PSE&G Championed Social Media As A Critical Communications Tool In Testimony Before Congress
New Jersey utility told U.S. House Homeland Security Subcommittee about its experience with Superstorm Sandy, detailed lessons learned
NEWARK, N.J., June 4, 2013 /PRNewswire/ – PSE&G today shared with members of Congress its view that social media is a critical communications tool, particularly in times of crises. The utility, New Jersey’s largest, detailed for the House Subcommittee on Emergency Preparedness, Response and Communications its use of Twitter during Superstorm Sandy and discussed the potential for using technology and social networks to better facilitate information exchanges between the public and private sectors.
“The changing weather patterns and an increased dependence on electricity require us to rethink the use of communications technology throughout our operations,” said Jorge Cardenas, PSE&G’s vice president of asset management. “Sandy reminded us how important it is to continue to improve our ability to communicate in an increasingly connected and cyber-savvy world.”
Cardenas told the subcommittee’s members that PSE&G’s Twitter following quadrupled during the 17-day storm event, as it found a community that was clamoring for information and recognition. PSE&G sent out more than 9,000 messages- more than 500 a day, while 90,000 messages were directed the company.
“We are now more convinced than ever about the power and importance of social media—especially in times of emergency,” Cardenas said. “We continue to build and engage our online communities with the understanding that ‘blue sky days’ are different than those marked by crises, and social media and mobile technology are an increasingly important part our communications strategy.”
He also shared these lessons learned:
- Mobile technology is a game changer. More than half of Americans have a smart phone, and more and more people, in almost every age demographic, are active on social media.
- People have an increasing and insatiable need to be connected. Even more so in times of emergency. They want to be heard, to be validated, to help and to influence.
- The number of people on social media spikes in times of disaster. People flock to Twitter and Facebook because they are searching for immediate information that they can’t get via traditional broadcast channels.
- Engaging influencers is critical. It’s just as important to grow the influence of your online community as it is to grow the size. Connecting with people who have credibility in their local communities is critical to an organization’s ability to spread its message.
- The public respects and rewards consistent, transparent interaction and cooperation between the private sector and community leaders. Using your social media networks to amplify messages from municipal and state officials, police departments, Offices of Emergency Management and social service agencies can help grow your audience and get valuable information out to those who need it while its needed.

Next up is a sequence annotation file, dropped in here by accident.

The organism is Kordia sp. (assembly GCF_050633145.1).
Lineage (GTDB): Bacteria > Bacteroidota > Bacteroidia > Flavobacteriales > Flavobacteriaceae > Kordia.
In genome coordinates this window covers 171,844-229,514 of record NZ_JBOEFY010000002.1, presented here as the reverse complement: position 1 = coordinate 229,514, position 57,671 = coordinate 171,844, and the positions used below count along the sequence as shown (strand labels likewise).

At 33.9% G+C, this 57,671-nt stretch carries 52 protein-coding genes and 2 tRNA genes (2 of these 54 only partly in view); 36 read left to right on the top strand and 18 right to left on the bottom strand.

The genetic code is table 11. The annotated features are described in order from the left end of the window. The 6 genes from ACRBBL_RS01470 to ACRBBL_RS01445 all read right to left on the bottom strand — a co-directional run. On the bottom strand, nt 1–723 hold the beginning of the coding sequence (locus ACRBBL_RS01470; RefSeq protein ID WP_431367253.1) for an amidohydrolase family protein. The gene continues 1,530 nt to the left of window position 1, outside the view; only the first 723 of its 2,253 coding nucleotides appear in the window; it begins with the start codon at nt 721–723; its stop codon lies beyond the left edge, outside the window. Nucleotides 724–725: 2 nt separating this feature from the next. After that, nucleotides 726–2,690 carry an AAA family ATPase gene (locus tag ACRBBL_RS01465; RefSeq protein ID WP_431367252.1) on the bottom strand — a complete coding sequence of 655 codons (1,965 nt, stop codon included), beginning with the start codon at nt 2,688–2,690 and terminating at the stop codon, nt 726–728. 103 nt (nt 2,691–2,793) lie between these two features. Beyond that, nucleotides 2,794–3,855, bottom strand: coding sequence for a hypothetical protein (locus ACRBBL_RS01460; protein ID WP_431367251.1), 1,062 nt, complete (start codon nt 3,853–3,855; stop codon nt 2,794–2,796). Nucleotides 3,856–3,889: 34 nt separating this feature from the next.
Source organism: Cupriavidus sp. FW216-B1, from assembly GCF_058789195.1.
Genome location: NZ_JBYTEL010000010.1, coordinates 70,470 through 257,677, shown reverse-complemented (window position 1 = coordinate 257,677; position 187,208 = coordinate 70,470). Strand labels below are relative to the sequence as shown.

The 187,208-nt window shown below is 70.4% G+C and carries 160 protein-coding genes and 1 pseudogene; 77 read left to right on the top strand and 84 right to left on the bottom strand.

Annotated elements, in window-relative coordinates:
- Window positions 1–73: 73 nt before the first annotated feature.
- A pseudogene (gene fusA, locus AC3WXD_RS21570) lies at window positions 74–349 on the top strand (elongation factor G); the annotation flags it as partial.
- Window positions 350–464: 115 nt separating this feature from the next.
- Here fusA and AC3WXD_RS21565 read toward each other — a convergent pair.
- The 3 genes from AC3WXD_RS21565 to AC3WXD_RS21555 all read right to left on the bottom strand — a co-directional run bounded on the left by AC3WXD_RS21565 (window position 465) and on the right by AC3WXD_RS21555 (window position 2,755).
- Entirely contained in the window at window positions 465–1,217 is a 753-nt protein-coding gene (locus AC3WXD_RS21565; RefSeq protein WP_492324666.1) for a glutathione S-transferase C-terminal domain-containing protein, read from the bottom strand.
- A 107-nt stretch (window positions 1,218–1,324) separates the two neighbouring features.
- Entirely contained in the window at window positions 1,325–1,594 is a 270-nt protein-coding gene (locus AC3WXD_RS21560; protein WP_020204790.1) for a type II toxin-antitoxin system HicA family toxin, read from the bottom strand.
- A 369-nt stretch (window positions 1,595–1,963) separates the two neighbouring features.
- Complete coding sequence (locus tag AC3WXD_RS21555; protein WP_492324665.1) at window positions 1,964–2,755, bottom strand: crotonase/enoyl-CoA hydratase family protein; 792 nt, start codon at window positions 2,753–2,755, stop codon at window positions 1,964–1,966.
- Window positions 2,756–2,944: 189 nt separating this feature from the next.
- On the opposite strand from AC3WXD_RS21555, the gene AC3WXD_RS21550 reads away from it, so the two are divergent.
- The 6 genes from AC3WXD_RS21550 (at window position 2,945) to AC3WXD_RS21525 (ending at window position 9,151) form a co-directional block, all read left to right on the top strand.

- Tone matters. People respect a social media effort that is continuously empathetic, authentic and helpful.
- Public notes of appreciation matter too, especially to the fiercely proud people who work in the utility industry. We regard ourselves as first responders, and supportive messages can go a long way with a weary employee base in need of a boost.
Cardenas also outlined steps the company is taking from the lessons to better serve customers during extreme events. Several of the advances were done at the behest of the New Jersey Board of Public Utilities which has challenged utilities to improve communications with public officials and customers.
The company is developing web pages for each of the municipalities its serves, which will provide localized information including an estimated time of restoration for specific geographic areas. Web content is being optimized for smart phones and texting capabilities are being enhanced, so customers can report their outages via text and get updates as progress is made on restoring their service.
JD Power and Associates has recognized PSE&G use of Twitter during Sandy as a best practice, citing it as an “industry-leading communications success.” While CS Week, a nonprofit that focuses on customer service for utilities, recently gave PSE&G an award for “Innovation in Customer Service.”
The full testimony can be found at pseg.com.
Public Service Electric and Gas Company (PSE&G) is New Jersey’s oldest and largest regulated gas and electric delivery utility, serving nearly three-quarters of the state’s population. PSE&G is the winner of the ReliabilityOne Award for superior electric system reliability. PSE&G is a subsidiary of Public Service Enterprise Group Incorporated (PSEG) (NYSE:PEG), a diversified energy company. Find more on the company at www.pseg.com and engage at www.pseg.com/socialmedia
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SOURCE Public Service Electric and Gas Company (PSE&G)